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of my time: but that which is better, I can affure this confuter, I have read into them all. And if I want any thing yet, I shall reply fomething toward that which in the defence of Muræna was answered by Cicero to Sul. pitius the lawyer. If ye provoke me (for at no hand else will I undertake such a frivolous labour) I will in three months be an expert councilist. For, be not deceived, readers, by men that would overawe your ears with big names and huge tomes that contradict and repeal one another, because they can cram a margin with citations. Do but winnow their chaff from their wheat, ye shall see their great heap shrink and wax thin past belief. From hence he passes to inquire wherefore I should blame the vices of the prelates only, seeing the inferiour clergy is known to be as faulty. To which let him hear in brief; that thofe priests whose vices have been notorious, are all prelatical, which argues both the impiety of that opinion, and the wicked remiffness of that government. We hear not of any which are called nonconformists, that have been accused of scandalous living; but are known to be pious or at least sober men. Which is a great good argument that they are in the truth and prelates in the errour. He would be resolved next, 6. What the corruptions of the universities concern the prelates ?" And to that let him take this, that the Remonstrant having fpoken as if learning would decay with the removal of prelates, I showed him that while books were extant and in print, learning could not readily be at a worle pass in the univerfities than it was now under their government. Then he seeks to justify the pernicious fermons of the clergy, as if they upheld fovereignty; whenas all Christian sovereignty is by law, and to no other end but to the maintenance of the common good. But their doctrine was plainly the diffolution of law, which only fets up sovereignty, and the erecting of an arbitrary sway according to private will, to which they would enjoin a slavish obedience without law; which is the known definition of a tyrant, and a tyrsonised people. A little beneath he denies that great riches in the church are the baits of pride and ambition ; of which errour to undeceive him, I shall allege a reputed divine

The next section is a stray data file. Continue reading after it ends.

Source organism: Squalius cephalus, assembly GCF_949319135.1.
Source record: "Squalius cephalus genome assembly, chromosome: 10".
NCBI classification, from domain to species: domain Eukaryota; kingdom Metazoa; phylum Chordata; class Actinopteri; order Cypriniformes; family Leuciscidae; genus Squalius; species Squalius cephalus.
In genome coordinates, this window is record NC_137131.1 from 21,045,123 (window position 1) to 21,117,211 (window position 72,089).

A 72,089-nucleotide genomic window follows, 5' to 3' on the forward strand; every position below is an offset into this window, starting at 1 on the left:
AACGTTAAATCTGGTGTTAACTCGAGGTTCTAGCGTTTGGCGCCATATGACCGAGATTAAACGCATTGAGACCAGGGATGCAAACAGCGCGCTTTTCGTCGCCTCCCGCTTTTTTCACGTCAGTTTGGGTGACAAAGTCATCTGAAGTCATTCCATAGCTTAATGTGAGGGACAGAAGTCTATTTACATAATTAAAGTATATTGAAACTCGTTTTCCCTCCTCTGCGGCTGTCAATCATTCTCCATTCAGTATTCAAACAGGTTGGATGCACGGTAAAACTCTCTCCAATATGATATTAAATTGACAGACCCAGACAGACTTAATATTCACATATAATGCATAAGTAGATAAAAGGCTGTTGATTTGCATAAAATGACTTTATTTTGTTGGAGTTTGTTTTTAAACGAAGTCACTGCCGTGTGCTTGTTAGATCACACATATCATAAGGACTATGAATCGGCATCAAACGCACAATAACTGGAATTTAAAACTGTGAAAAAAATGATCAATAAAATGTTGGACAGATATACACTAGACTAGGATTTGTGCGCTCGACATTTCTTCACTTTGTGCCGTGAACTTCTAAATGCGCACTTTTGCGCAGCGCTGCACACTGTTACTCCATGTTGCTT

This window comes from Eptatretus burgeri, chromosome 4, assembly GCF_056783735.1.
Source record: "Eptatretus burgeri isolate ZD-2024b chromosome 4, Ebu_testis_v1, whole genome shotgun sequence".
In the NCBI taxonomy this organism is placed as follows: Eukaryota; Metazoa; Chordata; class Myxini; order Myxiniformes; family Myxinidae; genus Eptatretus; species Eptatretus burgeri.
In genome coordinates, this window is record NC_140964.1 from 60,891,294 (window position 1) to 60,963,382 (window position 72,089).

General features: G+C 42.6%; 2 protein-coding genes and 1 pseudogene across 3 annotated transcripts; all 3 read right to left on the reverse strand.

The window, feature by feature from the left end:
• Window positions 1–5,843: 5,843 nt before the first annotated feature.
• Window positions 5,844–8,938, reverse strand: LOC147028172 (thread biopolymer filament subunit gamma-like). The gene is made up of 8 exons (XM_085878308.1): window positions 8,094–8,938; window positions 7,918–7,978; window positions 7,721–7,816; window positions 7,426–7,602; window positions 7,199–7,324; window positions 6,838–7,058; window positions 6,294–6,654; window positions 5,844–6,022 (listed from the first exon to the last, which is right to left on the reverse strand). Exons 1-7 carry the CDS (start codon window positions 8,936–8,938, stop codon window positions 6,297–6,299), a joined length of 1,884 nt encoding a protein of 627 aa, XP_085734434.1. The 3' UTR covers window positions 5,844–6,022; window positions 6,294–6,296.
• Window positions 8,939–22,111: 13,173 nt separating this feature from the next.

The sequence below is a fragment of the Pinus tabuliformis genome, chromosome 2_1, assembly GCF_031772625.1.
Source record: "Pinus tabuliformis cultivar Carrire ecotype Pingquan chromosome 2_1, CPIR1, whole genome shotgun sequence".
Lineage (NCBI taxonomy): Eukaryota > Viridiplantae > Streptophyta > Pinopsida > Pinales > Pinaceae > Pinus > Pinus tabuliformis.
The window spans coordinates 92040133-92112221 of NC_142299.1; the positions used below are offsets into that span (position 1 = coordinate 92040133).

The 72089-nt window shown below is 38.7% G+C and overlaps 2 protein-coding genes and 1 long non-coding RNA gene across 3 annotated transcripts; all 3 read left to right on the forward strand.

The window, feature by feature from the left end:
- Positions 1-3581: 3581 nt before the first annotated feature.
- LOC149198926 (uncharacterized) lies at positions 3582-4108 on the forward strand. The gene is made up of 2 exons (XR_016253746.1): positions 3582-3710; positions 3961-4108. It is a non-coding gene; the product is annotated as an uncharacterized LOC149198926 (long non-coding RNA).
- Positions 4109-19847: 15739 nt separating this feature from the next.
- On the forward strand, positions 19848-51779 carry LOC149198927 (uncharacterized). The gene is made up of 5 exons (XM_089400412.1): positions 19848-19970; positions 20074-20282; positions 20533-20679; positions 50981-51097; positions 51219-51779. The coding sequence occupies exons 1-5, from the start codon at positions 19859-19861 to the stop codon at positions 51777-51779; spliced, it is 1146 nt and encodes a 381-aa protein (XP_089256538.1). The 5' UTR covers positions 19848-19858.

authority, authority, as ancient as Constantine, which his love to antiquity must not except against; and to add the more weight, he shall learn it rather in the words of our old poet Gower than in mine, that he may see it is no new opi. nion, but a truth delivered of old by a voice from Heaven, and ratified by long experience.

“ This Constantine which heal hath found,
Within Rome anon let found
“ Two churches which he did make
- For Peter and for Paul's sake:
66 Of whom he had a vision,
And yafe thereto poffeffion
“ Of lordship and of worlds good;
« But how so that his will was good
“ Toward the pope and his franchise,
“ Yet hath it proved otherwise
« To see the working of the deed:
" For in cronick thus I read,
" Anon as he hath made the yeft,
“ A voice was heard on high the left,
" Of which all Rome was adrad,
" And said, this day venim is shad
" In holy Church, of temporall
" That meddleth with the spiritual ;

And how it ftant in that degree,
“ Yet may a man the footh fee.
" God amend it whan he will,
“ I can thereto none other 1kill."